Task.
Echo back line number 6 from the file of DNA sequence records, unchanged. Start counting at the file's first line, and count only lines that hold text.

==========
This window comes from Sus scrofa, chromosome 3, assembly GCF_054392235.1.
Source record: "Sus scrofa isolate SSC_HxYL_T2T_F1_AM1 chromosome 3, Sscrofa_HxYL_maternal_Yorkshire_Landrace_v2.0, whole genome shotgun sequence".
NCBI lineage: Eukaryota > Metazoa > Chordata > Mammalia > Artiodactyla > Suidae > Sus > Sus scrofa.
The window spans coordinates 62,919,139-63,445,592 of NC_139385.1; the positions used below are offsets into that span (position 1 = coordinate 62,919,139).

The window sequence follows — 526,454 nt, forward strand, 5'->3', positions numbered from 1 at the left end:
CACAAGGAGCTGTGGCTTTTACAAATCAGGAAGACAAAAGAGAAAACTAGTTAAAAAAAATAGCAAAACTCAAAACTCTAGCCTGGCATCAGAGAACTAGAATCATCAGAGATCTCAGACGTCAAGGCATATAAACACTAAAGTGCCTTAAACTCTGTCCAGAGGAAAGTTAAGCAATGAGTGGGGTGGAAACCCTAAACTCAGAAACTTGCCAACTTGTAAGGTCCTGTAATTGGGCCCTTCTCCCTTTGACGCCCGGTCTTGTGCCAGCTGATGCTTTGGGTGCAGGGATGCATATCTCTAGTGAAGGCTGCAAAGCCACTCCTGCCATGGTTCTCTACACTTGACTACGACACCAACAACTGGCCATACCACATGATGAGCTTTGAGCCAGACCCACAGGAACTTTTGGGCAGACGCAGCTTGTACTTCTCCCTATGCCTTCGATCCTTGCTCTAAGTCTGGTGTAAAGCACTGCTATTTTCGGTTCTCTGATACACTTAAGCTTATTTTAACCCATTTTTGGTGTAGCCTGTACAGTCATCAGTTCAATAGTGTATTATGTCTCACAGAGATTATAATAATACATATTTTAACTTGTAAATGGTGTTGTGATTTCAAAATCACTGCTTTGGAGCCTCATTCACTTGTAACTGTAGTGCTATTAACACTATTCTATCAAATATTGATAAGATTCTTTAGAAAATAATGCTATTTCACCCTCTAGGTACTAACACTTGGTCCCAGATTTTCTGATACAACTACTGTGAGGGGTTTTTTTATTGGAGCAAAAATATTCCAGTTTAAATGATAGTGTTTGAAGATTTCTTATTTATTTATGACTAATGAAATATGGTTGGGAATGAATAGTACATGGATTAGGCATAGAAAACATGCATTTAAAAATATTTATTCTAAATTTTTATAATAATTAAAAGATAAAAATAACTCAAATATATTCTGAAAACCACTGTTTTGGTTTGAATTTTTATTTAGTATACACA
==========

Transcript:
CACAAGGAGCTGTGGCTTTTACAAATCAGGAAGACAAAAGAGAAAACTAGTTAAAAAAAATAGCAAAACTCAAAACTCTAGCCTGGCATCAGAGAACTAGAATCATCAGAGATCTCAGACGTCAAGGCATATAAACACTAAAGTGCCTTAAACTCTGTCCAGAGGAAAGTTAAGCAATGAGTGGGGTGGAAACCCTAAACTCAGAAACTTGCCAACTTGTAAGGTCCTGTAATTGGGCCCTTCTCCCTTTGACGCCCGGTCTTGTGCCAGCTGATGCTTTGGGTGCAGGGATGCATATCTCTAGTGAAGGCTGCAAAGCCACTCCTGCCATGGTTCTCTACACTTGACTACGACACCAACAACTGGCCATACCACATGATGAGCTTTGAGCCAGACCCACAGGAACTTTTGGGCAGACGCAGCTTGTACTTCTCCCTATGCCTTCGATCCTTGCTCTAAGTCTGGTGTAAAGCACTGCTATTTTCGGTTCTCTGATACACTTAAGCTTATTTTAACCCATTTTTGGTGTAGCCTGTACAGTCATCAGTTCAATAGTGTATTATGTCTCACAGAGATTATAATAATACATATTTTAACTTGTAAATGGTGTTGTGATTTCAAAATCACTGCTTTGGAGCCTCATTCACTTGTAACTGTAGTGCTATTAACACTATTCTATCAAATATTGATAAGATTCTTTAGAAAATAATGCTATTTCACCCTCTAGGTACTAACACTTGGTCCCAGATTTTCTGATACAACTACTGTGAGGGGTTTTTTTATTGGAGCAAAAATATTCCAGTTTAAATGATAGTGTTTGAAGATTTCTTATTTATTTATGACTAATGAAATATGGTTGGGAATGAATAGTACATGGATTAGGCATAGAAAACATGCATTTAAAAATATTTATTCTAAATTTTTATAATAATTAAAAGATAAAAATAACTCAAATATATTCTGAAAACCACTGTTTTGGTTTGAATTTTTATTTAGTATACACA